This is the approach that helped me capture thousands of new names
of ancestors and living relatives. There are obviously far more useful techniques to research your family history. These may not be useful for everyone; each person has to adopt various techniques to his/her own unique circumstances.
1. Communicate with the oldest relatives in the family and ask about
family names, towns, dates, significant events. Collaborate particularly
with family who have done research or who can share some of the
search activities with you. Gather photos, documents, letters, family
bibles (where newborns are recorded) – anything that can provide
2. Vital records – obtain Vital records which contain names of family
members especially parents but also children and family contacts. This
includes birth, death and marriage certificates, naturalization records,
military records, social security records (search the social security
death index (SSDI), etc. All of these records are obtainable, even those
from foreign countries although they’re more difficult to obtain. For
example, your grand father’s birth and death certificates will have his
father’s and mother’s names, as well the naturalization and other
records. Your name is sufficiently distinct to be able to follow the paper
trail fairly easily. The Austro-Hungarians were fairly compulsive about
record keeping and created many archives. The Church also was
recording loads of info. Scan, photograph, or copy any documents you
3. Research the towns of origin, know something about the history, and
learn how their records are archived. Try to latch on to groups or
people who are also researching that town and share information with
them. Most genealogists are very happy to share information, in fact it
might be hard to turn them off. Some people even go to the trouble of
visiting the ancestral towns. Finding relatives actually living in these
towns would yield lots of additional information.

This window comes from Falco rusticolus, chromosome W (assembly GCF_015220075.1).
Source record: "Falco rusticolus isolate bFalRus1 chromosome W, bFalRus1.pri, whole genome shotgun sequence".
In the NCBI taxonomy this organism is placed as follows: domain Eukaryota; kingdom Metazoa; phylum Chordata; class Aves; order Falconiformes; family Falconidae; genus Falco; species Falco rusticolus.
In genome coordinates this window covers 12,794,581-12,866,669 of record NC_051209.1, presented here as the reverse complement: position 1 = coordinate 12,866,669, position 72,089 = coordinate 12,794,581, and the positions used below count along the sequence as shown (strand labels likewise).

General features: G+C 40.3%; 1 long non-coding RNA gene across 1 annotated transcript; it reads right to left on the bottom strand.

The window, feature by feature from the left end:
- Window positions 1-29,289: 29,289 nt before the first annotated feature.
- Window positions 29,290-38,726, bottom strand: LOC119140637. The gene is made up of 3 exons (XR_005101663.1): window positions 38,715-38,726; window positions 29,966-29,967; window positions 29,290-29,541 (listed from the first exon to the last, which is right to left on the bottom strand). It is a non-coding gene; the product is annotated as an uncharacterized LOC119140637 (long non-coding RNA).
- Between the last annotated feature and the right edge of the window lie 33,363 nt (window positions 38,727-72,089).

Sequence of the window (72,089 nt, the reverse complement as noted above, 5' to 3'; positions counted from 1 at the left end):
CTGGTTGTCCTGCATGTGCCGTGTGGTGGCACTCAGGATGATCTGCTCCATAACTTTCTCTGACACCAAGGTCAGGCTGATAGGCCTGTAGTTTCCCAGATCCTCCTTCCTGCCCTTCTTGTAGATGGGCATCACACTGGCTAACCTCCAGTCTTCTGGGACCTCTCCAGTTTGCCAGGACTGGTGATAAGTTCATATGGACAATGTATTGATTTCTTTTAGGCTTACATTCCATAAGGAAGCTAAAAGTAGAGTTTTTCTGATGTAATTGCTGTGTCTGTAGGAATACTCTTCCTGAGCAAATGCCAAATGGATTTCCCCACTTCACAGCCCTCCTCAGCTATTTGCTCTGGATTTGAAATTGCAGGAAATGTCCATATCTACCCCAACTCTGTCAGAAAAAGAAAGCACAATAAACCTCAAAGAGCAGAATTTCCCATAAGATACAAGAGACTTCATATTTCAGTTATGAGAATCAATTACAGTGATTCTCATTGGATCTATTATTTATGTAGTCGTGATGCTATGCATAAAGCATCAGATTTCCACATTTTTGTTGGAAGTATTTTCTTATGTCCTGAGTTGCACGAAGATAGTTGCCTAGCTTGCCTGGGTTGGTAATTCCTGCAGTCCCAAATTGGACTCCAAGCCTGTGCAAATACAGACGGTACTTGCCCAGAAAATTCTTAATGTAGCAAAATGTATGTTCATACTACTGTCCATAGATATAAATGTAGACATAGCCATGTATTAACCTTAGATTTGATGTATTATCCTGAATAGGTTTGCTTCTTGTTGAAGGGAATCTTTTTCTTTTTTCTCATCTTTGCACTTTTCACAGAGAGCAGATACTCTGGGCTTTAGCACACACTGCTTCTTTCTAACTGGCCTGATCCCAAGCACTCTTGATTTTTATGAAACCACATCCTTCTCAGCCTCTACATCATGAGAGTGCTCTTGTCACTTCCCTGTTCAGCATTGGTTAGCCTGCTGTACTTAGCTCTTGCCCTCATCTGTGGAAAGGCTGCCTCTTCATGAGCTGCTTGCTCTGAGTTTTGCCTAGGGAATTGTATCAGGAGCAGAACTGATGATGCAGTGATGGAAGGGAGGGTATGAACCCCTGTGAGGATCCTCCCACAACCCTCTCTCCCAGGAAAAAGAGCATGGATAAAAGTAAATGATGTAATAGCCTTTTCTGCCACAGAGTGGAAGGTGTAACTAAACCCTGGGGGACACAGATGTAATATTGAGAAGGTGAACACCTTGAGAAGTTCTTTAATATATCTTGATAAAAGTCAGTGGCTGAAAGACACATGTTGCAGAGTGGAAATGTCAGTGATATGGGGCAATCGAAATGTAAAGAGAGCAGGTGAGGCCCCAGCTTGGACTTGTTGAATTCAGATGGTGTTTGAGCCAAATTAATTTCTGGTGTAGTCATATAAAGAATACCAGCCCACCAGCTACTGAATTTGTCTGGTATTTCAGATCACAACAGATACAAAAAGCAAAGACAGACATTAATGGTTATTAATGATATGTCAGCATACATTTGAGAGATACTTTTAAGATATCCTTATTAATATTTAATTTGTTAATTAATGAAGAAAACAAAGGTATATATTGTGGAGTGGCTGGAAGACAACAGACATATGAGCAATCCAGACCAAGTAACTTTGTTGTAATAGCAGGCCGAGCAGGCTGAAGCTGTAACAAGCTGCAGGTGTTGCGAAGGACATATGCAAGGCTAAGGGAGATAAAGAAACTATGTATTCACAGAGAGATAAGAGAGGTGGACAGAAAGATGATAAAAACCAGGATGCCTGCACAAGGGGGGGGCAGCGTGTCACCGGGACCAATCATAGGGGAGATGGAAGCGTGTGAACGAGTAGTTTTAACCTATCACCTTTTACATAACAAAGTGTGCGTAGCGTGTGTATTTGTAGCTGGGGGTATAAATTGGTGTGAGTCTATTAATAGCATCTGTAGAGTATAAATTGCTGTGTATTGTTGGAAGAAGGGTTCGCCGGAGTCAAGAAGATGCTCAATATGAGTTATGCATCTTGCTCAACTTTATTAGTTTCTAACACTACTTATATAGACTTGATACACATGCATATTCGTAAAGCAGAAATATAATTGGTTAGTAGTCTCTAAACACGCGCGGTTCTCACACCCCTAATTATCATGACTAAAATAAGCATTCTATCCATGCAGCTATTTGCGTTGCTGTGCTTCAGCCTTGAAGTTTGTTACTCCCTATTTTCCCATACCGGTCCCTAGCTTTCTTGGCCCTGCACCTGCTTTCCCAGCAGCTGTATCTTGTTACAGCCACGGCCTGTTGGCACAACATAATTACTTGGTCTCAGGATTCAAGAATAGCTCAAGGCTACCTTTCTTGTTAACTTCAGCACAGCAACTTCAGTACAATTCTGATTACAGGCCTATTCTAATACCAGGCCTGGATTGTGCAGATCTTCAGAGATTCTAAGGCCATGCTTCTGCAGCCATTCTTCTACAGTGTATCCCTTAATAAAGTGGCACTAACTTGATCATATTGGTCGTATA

4. Census tracts – most census records are available in libraries or can
be accessed via subscription type genealogy web sites, such as
ancestry.com. They make it fairly easy and they provide other data
bases that source information about your relatives.
5. Cemeteries – Gravestones could be very helpful, as well as the
documents the cemeteries have relative to the burial.
6. Software – buy family tree software. It’s < $100 usually, but they’re
user friendly, they organize the information for you, and even give you
ongoing advice. I’ve used Family Tree Maker, which allows you to
archive data and media and a very manageable style.
7. NETWORK NETWORK NETWORK – Find relatives who have researched the Find relatives who have researched the family or who are researching the family and are willing to share information. This will save you lots of time and link you up with more of your family.
8. LDS Church – The Mormon Church (Latter Date Saints) is probably one of the best resources you can find. They have archived tons of ancestral information throughout the US AND Eastern Europe and anyone can access this information. The Church in Salt Lake City hasan incredible archive, that’s the place to visit, I’ve not done it, but someday….. However, they will send you microfiche with loads of records.
9. Web site – I set up my own Sieger genealogy web site (which isn’t
really that hard to do) and have heard from at least a dozen family
relatives who have been of tremendous help and expanding my family
tree. Every one, it seems, is doing genealogy, and if you create a Family
Tree on line, some one will see it, and contact you. Of course, you may
not want to hear from long lost relatives, but I’ve had only positive
response. Family from California, New York, Massachusetts and Israel
have written me.
10. Books/web sites – there are tons of books and web sites on the
subject, many devoted to the part of the world you’re interest in.
11. Genealogists for hire – some people have hired genealogists,
especially for far away, strange places – to do some genealogy for
them. It’s usually not too too expensive but sometimes finding an
honest and capable one could be challenging.
12. Ellisisland.org – Excellent source of immigration information, gives
you also photos of the ships your ancestors took.
13. List Serves – This is a shared email service where you can upload
questions and read solutions proposed by other genealogists.
Jewishgen.com sponsors an excellent list serve which has taught me a
14. Specialty web sites – Many sites devote themselves to specific
interests, like Italian, or British, or Canadian ancestry. Jewishgen.com
is an excellent source of information for Jewish ancestry. It gives you
access to loads of archived data, teaches you how to pursue family
research, sponsors a list service, and for a small fee, will provide an
alert system that link researchers with similar ancestral names.
15. Genealogy Services – these could be a very convenient and
comprehensive source of information. Ancestry.com has very good
resources relative to Jewish Genealogy.v